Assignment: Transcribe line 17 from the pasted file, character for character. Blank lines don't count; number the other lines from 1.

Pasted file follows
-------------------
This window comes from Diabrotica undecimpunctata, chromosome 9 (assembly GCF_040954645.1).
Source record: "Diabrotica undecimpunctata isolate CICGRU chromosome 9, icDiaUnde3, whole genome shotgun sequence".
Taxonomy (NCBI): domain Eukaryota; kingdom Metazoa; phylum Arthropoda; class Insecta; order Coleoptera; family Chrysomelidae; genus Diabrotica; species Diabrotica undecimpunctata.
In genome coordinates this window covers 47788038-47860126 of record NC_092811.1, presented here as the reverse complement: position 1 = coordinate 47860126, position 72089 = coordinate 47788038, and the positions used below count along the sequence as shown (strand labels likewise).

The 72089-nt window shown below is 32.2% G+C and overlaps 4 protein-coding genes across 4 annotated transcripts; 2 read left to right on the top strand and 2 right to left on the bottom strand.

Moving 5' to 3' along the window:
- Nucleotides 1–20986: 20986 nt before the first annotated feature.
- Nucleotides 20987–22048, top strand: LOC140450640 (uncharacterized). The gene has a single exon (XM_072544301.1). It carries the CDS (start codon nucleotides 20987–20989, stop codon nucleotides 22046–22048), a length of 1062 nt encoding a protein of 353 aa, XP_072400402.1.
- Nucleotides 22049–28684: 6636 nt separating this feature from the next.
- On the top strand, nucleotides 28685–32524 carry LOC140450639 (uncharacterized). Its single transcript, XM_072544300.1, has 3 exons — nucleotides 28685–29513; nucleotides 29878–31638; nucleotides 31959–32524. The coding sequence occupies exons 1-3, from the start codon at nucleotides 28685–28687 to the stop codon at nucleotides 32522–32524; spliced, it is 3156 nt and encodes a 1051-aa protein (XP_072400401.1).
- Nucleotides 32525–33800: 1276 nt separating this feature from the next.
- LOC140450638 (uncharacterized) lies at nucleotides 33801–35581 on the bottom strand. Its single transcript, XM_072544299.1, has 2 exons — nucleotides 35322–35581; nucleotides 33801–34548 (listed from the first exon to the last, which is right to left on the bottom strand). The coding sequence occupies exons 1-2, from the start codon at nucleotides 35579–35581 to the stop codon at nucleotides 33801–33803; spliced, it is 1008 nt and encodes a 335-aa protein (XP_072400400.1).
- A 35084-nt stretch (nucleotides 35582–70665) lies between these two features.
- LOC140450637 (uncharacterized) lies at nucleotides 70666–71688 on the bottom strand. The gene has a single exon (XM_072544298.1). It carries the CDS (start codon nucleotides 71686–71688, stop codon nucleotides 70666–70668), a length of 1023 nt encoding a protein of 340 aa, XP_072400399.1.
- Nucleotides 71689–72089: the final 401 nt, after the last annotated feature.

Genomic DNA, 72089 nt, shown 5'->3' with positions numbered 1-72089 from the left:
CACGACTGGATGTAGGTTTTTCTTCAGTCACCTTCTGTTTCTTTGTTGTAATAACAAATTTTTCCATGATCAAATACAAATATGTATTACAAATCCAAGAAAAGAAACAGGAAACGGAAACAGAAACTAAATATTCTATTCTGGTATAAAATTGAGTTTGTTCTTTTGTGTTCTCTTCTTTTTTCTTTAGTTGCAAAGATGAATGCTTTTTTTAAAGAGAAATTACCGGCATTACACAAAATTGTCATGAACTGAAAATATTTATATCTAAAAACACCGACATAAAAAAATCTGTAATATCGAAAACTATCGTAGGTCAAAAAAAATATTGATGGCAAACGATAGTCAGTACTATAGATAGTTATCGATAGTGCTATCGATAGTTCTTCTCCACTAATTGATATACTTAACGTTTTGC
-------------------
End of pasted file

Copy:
CACGACTGGATGTAGGTTTTTCTTCAGTCACCTTCTGTTTCTTTGTTGTAATAACAAATTTTTCCATGATCAAATACAAATATGTATTACAAATCCAAGAAAAGAAACAGGAAACGGAAACAGAAACTAAATATTCTATTCTGGTATAAAATTGAGTTTGTTCTTTTGTGTTCTCTTCTTTTTTCTTTAGTTGCAAAGATGAATGCTTTTTTTAAAGAGAAATTACCGGCATTACACAAAATTGTCATGAACTGAAAATATTTATATCTAAAAACACCGACATAAAAAAATCTGTAATATCGAAAACTATCGTAGGTCAAAAAAAATATTGATGGCAAACGATAGTCAGTACTATAGATAGTTATCGATAGTGCTATCGATAGTTCTTCTCCACTAATTGATATACTTAACGTTTTGC